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United States. Office of Indian Affairs / Annual report of the Commissioner of Indian Affairs, for the year 1892
61st ([1892])

Reports of superintendents of schools,   pp. 647-708 PDF (30.2 MB)


Page 655

REPORTS OF SUPERINTENDENTS OF SCHOOLS.                 655 
Arizona, in carrying forward our educational enterprise. It is my privilege
to 
state that these efforts have been eminently successful. The school is popular
with the Indians as well as with the whites. and is necessarily exerting
a strong, 
growing, and salutary reflex influence on both. 
New location of schooL-Owing t )delavs in consunimating the pur-chase the
school 
site did not come under my charge until the first of last August. Since then
much work has been done on the place by the school farmer and the carpenter,
aided by the Indian assistants and pupils. The old fences have been repaired,
and hundreds of rods of new fencing built. The irrigating ditches have been
cleaned and otherwise improved. The place has been entirely freed from noxi-
ous weeds. A substantial f tame building, containing a storeroom and an office,
a laundry, a stable, sheds. and the necessatry outbuildings, have been constructed.
Last March 450 fruit trees and 120 shade and ornamental trees were set out.
These trees have received careful attention, and with few exceptions are
doing 
well. A building site of 12 acres has been broken and carefully cultivated.
Plat- 
forms and walks have been laid and many other minor improvements have been
made. 
Buildings.-On the 9th of December last a contract was closed with Edwin 
Sunderland for the erection on the school site of a large two-story frame
school 
building designed to accommodate 125 pupils and the requisite force of employes,
in accordance with the plans and specifi cations approved by the Commissioner
of 
Indian Affairs, save that the first floors only of the porches were to be
completed. 
Porches are an essential part of every good dwelling and lodging house in
this 
climate. The great majority of people here, during the hot season, sleep
either 
on porches or in the open air. The plans embraced 400 feet of two-story porches
10 feet wide.* They were designed for employds and pupils to sleep on and
to 
use in place of sitting rooms during the long, hot summer. But at the time
the 
contract was let there were not sufficient building funds to complete the
build- 
ing and the entire porches at the same time. The contract price for the erec-
tion of the building and the construction X the first floor of the porches
was 
$18,380. The house was completed as per contract on the 30th of June. The
materials used and the labor performed in its construction were fully up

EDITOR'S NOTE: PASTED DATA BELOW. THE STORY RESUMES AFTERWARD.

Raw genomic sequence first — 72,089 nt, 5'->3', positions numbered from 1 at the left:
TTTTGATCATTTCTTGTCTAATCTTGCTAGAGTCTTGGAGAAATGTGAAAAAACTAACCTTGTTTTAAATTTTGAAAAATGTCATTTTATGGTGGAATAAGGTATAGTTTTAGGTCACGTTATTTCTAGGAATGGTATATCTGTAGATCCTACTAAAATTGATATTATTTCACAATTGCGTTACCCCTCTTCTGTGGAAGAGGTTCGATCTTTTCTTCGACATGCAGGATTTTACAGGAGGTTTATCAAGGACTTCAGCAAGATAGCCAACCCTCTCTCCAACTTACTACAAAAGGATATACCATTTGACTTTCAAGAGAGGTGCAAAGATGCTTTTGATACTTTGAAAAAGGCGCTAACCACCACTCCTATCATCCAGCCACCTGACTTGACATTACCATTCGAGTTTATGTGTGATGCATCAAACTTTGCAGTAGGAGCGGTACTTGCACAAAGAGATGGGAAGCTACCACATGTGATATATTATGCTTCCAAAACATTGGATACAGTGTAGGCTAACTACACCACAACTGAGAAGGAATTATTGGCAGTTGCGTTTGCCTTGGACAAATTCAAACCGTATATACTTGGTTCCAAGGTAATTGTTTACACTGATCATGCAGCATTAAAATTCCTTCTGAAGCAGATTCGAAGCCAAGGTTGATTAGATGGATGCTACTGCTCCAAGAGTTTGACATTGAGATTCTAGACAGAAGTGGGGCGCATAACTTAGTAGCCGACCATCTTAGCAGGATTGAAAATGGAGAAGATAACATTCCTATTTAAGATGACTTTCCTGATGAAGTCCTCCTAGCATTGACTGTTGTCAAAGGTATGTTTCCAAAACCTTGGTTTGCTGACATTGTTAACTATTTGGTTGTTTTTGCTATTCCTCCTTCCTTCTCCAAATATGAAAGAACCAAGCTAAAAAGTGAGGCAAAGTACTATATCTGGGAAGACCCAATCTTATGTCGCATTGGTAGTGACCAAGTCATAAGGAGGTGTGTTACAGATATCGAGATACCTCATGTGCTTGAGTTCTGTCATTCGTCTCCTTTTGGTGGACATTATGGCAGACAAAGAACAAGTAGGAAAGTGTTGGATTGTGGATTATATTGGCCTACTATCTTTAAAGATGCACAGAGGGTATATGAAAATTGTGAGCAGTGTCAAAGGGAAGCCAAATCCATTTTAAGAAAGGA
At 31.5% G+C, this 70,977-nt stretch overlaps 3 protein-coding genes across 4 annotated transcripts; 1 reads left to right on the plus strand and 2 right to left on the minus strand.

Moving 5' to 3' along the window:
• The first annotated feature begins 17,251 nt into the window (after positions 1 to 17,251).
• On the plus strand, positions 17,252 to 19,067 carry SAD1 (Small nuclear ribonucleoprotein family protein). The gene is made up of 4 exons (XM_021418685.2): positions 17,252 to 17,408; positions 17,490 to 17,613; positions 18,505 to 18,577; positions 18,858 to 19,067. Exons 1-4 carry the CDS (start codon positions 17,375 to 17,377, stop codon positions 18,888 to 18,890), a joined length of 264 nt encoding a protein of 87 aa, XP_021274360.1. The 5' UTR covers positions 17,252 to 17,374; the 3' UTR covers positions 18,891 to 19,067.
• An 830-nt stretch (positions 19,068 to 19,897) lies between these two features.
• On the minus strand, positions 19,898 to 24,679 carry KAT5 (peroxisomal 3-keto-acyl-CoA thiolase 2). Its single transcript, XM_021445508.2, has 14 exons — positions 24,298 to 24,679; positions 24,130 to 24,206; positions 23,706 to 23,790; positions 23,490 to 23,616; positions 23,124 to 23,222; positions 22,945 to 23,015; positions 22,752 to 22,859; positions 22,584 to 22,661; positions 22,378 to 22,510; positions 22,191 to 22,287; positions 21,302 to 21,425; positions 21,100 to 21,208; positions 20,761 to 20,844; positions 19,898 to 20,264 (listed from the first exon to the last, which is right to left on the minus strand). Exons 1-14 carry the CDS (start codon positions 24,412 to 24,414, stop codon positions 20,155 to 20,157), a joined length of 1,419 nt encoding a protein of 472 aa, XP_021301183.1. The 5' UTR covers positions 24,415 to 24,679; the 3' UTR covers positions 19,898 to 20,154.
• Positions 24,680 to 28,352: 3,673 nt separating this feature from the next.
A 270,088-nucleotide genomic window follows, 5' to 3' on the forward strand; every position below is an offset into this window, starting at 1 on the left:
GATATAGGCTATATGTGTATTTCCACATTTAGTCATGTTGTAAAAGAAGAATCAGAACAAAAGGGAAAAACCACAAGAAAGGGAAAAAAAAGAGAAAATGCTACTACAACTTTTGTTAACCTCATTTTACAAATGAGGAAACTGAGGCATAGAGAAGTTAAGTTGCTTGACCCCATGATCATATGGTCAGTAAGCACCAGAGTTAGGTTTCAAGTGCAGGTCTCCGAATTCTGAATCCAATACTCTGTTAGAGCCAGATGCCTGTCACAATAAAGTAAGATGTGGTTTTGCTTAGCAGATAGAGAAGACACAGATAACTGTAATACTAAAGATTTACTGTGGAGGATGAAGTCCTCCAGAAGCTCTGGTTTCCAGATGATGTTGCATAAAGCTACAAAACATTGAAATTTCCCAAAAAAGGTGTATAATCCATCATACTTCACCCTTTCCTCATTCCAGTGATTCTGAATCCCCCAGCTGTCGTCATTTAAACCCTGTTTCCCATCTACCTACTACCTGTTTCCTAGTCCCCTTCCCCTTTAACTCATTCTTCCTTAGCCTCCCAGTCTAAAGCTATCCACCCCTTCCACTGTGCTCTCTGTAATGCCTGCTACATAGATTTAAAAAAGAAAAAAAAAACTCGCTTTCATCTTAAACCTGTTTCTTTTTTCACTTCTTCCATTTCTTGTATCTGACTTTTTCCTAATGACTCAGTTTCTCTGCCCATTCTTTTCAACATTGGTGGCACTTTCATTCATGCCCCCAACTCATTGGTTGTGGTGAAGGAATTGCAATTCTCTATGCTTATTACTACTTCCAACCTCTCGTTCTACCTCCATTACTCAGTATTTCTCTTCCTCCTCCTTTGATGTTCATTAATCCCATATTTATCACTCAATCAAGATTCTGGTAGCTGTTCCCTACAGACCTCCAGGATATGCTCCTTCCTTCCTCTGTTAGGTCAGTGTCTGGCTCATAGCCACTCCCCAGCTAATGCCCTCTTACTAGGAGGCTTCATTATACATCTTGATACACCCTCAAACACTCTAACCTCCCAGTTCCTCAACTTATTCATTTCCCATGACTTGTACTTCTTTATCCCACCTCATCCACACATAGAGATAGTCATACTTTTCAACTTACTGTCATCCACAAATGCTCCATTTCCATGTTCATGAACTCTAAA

to the 
requirements of the plans and specifications. 
During the progress of the work on the building it was ascertained that there
was a sufficient balance of the appropriation made for the school for the
fiscal 
year ending June 30, 1892, that might be used in finishing the porches. In
view 
of the climatic conditions prevailing here, the Secretary of the Interior
and the 
Commissioner of Indian Affairs deemed the porches an indispensable part of
the building. * I was therefore authorized by the latter, on the 24th of
April, to 
expend a sum not to exceed $2,500 in open market in the purchase of material
and the employment of labor necessary for their competition. In pursuance
of 
this authority they were finished on the 25th of June, at a cost of $2,499,48.
They were constructed of the best materials, in the most careful and workman-
like manner and at the lowest possible cost. They add greatly to the appear-
ance, convenience, comfort, and capacity of the building. 
The house is commodious, airy, and comfortable. It presents a fine appear-
ance, and is admired by all who see it. Competent judges pronounce it the
cheapest public building in Arizona. 
The school was transferred to its permanent quarters on the 6th of May. The
employds and pupils were delighted with the change. The house having been
thoroughly cleaned and the several departments placed in good running order,
steps were taken to secure more pupils. 
New pupils.-On the 25th of May, in pursuance of authority received from the
Conmissioner of Indian Affairs, I visited Sacaton, Pima Agency, to obtain
20 or25 
advanced pupils from the boarding school at that place. With the hearty co-
Operation of C. W. Crounse, United States Indian agent, the superintendent
of 
the school, and the agency physician, I readily secured 25 healthy pupils,
17 girls 
and 8 boys. These pupils had attended tie boarding school from one to three
years each and were a valuable accession to our school. After their arrival
the 
enrollment and average attendance of our school to the close of the term
was 69. 
As my request for another teacher was not complied with, and as Mr. Patton
could not properly instruct so large a number of pupils. Charles Blaekwater,
anr 
Indian and the assistant disciplinarian of the school, was detailed to perform
the duties of assistant teacher. His work was quite satisfactory to all con-
cerned. 
The only cash revenue realized from the school site was $317, received for
pasturing cattle. 
..-Mm 


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